There is a great knitted crocodile rug and a swan door stop. Games such as knitters bingo are featured and name the knit stitch.
This book would make a great present for
any nutty knitting friends.
This book is not about the world of design, but the design of the world. Futurekind’ is a manual and manifesto, an inspiration and a call to arms – this rich and timely survey presents over sixty innovative, socially and environmentally conscious design projects changing the world for the better.
We have grown accustomed to two beliefs: the first, that only
experts can be designers; the second, that our everyday activities are harming
the world. Yet, with new platforms, digital communication and engaged online
communities, the products we can now design – and truly need – can be made by
anyone for social and environmental good.
Social design can
see that primary school children learn to code, and uses local information in
off-grid locations to create global change. Open-source design is enabling us
to remake our world right now.
eight areas of application, from healthcare to education, Futurekind showcases
over sixty projects from across the globe and across every scale and budget to
reveal how design practice is being transformed by open-source platforms,
crowd-sourcing and the latest digital technologies. Each has made a genuine
different to lives and communities around the world.
Rather than being client-driven, as commercial design often is,
each project shown is the result of designers who reach out, communities who
get involved and the technologies that are helping people to realize ideas
together. From a playground-powered water pump in South Africa to a DIY budget
mobile phone, each of these groundbreaking projects is presented through
fascinating and life-affirming stories, and diagrams that reveal the mechanisms
and motivations behind each design approach, and photography that celebrates
the humanity of the endeavor.
Here are a few examples from the book of successful and useful
‘Fix my Street’ was set up by Tom
Steinburg. He realized there was no simple way to report vandalism on the
streets, to local authorities. Fix my
Street is the solution, a simple way to report street problems such as fly
tipping, pot- holes, broken street -lights. It is a map-based interface, which matches
map-based interface, matching geographical points to an email address.
Dr Catlin Powers is the co-founder of One Earth Designs the
organization who produce SolSource solar
The invention was inspired after a Himilayan research trip, on
which she encountered a nomadic Tibetan community. Their indoor stove pollution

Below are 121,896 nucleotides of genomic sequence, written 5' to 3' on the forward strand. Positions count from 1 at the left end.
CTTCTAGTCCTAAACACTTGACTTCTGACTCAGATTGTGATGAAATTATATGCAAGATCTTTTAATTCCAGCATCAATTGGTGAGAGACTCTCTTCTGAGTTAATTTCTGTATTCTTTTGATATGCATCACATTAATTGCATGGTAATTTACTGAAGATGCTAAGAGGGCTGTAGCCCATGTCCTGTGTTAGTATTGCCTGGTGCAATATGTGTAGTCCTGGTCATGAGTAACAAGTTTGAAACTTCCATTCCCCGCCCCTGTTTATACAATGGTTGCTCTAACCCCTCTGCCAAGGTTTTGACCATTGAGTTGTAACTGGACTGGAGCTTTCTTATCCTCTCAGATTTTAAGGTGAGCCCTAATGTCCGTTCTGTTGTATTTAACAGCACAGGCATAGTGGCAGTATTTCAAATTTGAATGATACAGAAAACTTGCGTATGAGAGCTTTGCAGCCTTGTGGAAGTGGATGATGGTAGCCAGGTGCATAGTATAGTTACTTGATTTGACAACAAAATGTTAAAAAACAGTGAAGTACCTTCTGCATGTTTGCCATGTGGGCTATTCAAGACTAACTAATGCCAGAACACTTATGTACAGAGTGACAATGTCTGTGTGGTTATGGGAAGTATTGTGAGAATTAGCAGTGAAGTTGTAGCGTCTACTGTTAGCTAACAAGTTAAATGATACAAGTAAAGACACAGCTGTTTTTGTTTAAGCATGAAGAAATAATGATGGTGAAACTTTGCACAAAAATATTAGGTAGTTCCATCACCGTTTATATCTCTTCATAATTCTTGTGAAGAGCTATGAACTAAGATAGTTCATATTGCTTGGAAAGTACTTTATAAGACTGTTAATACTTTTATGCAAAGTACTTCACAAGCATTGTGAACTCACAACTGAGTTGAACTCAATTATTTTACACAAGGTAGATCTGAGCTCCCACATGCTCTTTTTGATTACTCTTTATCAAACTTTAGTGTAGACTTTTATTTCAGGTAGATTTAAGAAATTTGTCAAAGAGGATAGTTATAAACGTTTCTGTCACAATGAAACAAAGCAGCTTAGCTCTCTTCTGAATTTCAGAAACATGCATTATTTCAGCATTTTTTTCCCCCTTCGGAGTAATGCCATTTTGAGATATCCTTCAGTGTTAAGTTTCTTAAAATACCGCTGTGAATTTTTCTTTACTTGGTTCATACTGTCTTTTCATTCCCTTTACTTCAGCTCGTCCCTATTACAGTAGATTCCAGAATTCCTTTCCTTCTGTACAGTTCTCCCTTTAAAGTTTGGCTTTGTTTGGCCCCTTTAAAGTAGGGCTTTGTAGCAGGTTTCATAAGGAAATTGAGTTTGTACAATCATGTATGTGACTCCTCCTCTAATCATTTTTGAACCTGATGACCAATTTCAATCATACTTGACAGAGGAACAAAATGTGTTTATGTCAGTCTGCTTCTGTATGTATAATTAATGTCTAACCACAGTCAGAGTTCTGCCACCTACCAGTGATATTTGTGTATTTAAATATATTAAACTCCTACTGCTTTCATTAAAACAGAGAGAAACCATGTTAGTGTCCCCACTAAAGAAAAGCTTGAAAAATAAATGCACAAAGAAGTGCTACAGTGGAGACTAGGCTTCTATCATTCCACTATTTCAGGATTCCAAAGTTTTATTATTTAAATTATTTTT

presented an air quality challenge. When measured, the air quality was ten
times more polluted than the air in Beijing. The World Health Organization
states that over 4 million people die every year from breathing ‘Stove Smoke’.
A five-year collaboration with 54 different solar powered prototypes, finally
arrived at SolSource. It heats up
five ties faster than a charcoal grill delivering 1000 Watts of power and
harnessing sunlight seven times more efficiently than an average photovoltaic solar
panel and is affordable by the end users.
Better Shelter is a social
enterprise thatdevelops and
provides innovative shelter for refugees and those in disaster stricken areas
of the world. Their mission is to improve the lives of people displaced by
conflicts and natural disasters, aiming ‘to be the leader in emergency and
temporary shelter innovation”. The projects aim is to compliment traditional
refugee tents, as used in emergencies, with shelters designed for the
post-emergency phase, which are more spacious (with higher ceilings), better
insulated (clad in polypropylene panels) and more durable than their
The People’s Fridge is a public amenity,
enabling local residents and businesses to deposit spare food for people in
need. It is run by volunteers, who want to cut food waste, and encourage
sharing and tackle nutrition poverty. The
People’s Fridge is situated in Brixton’s foodie hotspot “Pop Brixton”,
whose traders help stock and clean the fridge daily. Similar projects have been
launched in Somerset, Derbyshire, Spain, Germany and India. Annually food waste
costs the UK about £17 billion, with restaurants alone discarding an estimated
900,000 tons of food and households binning on average 24 edible meals a month.
One of the co-founders, of this enterprise, Ben Longman shared his